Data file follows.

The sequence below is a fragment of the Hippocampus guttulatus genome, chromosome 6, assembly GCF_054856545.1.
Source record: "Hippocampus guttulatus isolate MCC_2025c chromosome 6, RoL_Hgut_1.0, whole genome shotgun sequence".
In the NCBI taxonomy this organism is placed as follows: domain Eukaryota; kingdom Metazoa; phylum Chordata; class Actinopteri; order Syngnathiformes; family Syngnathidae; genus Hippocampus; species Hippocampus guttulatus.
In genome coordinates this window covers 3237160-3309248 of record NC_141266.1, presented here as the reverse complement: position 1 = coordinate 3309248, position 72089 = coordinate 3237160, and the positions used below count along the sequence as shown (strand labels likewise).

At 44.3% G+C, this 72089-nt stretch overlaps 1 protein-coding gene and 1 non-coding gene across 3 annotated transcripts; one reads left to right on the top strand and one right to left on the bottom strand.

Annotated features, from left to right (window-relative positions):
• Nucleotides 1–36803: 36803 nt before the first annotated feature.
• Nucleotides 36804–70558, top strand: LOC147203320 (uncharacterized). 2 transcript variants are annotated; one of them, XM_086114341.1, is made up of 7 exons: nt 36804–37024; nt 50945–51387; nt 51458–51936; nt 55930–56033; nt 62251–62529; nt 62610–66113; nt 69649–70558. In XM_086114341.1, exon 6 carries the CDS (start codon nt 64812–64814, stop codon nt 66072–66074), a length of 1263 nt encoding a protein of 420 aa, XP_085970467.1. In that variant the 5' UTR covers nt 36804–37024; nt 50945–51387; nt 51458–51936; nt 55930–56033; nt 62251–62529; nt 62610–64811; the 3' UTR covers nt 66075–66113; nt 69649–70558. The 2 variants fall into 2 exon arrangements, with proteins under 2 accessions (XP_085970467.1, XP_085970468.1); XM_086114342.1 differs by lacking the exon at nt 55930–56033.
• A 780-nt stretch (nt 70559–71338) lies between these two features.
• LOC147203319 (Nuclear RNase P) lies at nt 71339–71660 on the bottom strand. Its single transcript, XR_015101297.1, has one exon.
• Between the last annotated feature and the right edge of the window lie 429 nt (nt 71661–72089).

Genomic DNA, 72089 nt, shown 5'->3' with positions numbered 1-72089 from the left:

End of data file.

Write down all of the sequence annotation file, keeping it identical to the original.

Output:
The sequence below is a fragment of the Hippocampus guttulatus genome, chromosome 6, assembly GCF_054856545.1.
Source record: "Hippocampus guttulatus isolate MCC_2025c chromosome 6, RoL_Hgut_1.0, whole genome shotgun sequence".
In the NCBI taxonomy this organism is placed as follows: domain Eukaryota; kingdom Metazoa; phylum Chordata; class Actinopteri; order Syngnathiformes; family Syngnathidae; genus Hippocampus; species Hippocampus guttulatus.
In genome coordinates this window covers 3237160-3309248 of record NC_141266.1, presented here as the reverse complement: position 1 = coordinate 3309248, position 72089 = coordinate 3237160, and the positions used below count along the sequence as shown (strand labels likewise).

At 44.3% G+C, this 72089-nt stretch overlaps 1 protein-coding gene and 1 non-coding gene across 3 annotated transcripts; one reads left to right on the top strand and one right to left on the bottom strand.

Annotated features, from left to right (window-relative positions):
• Nucleotides 1–36803: 36803 nt before the first annotated feature.
• Nucleotides 36804–70558, top strand: LOC147203320 (uncharacterized). 2 transcript variants are annotated; one of them, XM_086114341.1, is made up of 7 exons: nt 36804–37024; nt 50945–51387; nt 51458–51936; nt 55930–56033; nt 62251–62529; nt 62610–66113; nt 69649–70558. In XM_086114341.1, exon 6 carries the CDS (start codon nt 64812–64814, stop codon nt 66072–66074), a length of 1263 nt encoding a protein of 420 aa, XP_085970467.1. In that variant the 5' UTR covers nt 36804–37024; nt 50945–51387; nt 51458–51936; nt 55930–56033; nt 62251–62529; nt 62610–64811; the 3' UTR covers nt 66075–66113; nt 69649–70558. The 2 variants fall into 2 exon arrangements, with proteins under 2 accessions (XP_085970467.1, XP_085970468.1); XM_086114342.1 differs by lacking the exon at nt 55930–56033.
• A 780-nt stretch (nt 70559–71338) lies between these two features.
• LOC147203319 (Nuclear RNase P) lies at nt 71339–71660 on the bottom strand. Its single transcript, XR_015101297.1, has one exon.
• Between the last annotated feature and the right edge of the window lie 429 nt (nt 71661–72089).

Genomic DNA, 72089 nt, shown 5'->3' with positions numbered 1-72089 from the left: